How Young Children Evolve as Writers
By Mimi Tang
My father fondly recalls a period of a few months in my third year when I stopped greeting him at the door with my usual “Hi, Daddy!” or a big, wide-eyed grin on my shy days. Instead, I met him daily with outstretched arms accompanied by the phrase “Once ’pon a time, in a land fah, fah ’way. . . .” which I always left hanging as an invitation . . . an invitation to invent, to create, to write a story together.
When do we begin our evolution as writers? I believe we begin writing the moment we begin to make meaning out of the world around us. Our youngest writers point and utter words, labeling the things they notice. They are researching and gathering material that they quickly begin to string together into phrases, sentences, and eventually stories. Young children engage deeply with the task of writing long before they are able to form letters and words on paper. They retell their experiences with admirable detail and tenacity, they invent worlds of fancy in which familiar people often play the heroes and heroines, they constantly collect material from their experiences and others’ stories that then become a part of their own narratives. Many of us adults, however, might not consider them as writers because they cannot yet engage in the physical act of writing. But good writing is so much more than correct letter formation.
With precious little time for us adults to devote to pleasure reading, how do we choose the writers we read? We choose the wonderful storytellers—the ones who invent fantastical places and events to help us escape the mundane; we choose thorough researchers—the ones who ask great questions and have the tenacity to pursue their answers on our behalf; we choose the entertaining and the familiar—the ones we have read time and time again and who continue to stand the test of time. Young children are these writers. They just don’t necessarily have the handwriting and spelling skills to put pencil to paper—yet.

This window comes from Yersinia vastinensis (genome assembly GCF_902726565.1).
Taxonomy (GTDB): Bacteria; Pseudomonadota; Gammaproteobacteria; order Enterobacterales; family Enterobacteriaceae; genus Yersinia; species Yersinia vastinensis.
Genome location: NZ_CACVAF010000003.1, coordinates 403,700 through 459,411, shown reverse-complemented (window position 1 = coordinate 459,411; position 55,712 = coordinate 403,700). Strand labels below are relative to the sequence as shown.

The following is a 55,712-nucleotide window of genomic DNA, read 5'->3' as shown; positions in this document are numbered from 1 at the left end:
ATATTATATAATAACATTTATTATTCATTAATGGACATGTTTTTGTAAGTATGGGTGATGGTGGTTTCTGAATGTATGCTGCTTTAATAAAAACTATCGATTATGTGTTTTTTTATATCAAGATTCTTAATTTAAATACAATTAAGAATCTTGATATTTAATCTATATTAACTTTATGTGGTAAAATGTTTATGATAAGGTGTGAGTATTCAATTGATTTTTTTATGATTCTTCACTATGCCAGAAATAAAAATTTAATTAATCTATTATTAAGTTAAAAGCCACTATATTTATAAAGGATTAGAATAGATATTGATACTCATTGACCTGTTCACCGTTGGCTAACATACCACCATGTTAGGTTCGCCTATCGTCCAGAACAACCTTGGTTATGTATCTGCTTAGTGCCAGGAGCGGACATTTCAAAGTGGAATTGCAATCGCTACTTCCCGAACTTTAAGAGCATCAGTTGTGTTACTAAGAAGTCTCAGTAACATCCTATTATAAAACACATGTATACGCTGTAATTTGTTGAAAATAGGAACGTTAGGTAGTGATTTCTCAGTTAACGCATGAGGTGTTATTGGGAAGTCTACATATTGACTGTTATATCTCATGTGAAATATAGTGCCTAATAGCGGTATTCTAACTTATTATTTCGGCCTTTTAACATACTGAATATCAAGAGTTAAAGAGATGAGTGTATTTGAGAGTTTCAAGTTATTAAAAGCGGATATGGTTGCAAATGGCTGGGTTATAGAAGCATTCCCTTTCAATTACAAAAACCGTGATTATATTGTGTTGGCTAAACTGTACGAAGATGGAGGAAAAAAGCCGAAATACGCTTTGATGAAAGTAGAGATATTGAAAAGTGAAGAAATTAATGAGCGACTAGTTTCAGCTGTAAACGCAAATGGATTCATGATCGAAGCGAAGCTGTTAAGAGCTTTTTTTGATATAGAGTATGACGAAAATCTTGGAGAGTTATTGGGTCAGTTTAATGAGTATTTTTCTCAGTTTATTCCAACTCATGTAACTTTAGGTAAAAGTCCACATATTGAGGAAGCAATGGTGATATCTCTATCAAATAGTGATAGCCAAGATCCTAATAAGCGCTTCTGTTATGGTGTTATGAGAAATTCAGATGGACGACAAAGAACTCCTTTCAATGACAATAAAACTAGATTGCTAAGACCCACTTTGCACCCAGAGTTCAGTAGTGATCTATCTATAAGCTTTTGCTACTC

Handwriting and spelling continue, of course, to be important skills, even in this day and age of quickly advancing technology. I pay close attention to how 1st graders spell words and customize my instruction based on the child’s understanding of the written word. At the same time, I find ways to support this child’s sense of story and writing fluency (taking dictation, inviting stories to be told in a combination of words and pictures, encouraging stories to be told orally in elaborate detail), all ways to support that natural storytelling ability children have been cultivating since early childhood.
I believe that writing is the single most complex academic task we ask of children during their time in school. However, beginning with the first time you respond with a smile in response to your child’s exclamation of “Mommy, look at me!” your little writer is hooked. The reward bestowed upon a child by a sense of audience has initiated your child on his path as a writer. Young children come to us with so many gifts that they began to hone—“once ‘pon a time”—in their earliest days of communication. It is our duty and our great honor to help them extend and refine their natural gifts as writers.
Mimi Tang teaches Catlin Gabel’s 1st grade. She has been at Catlin Gabel since 2005.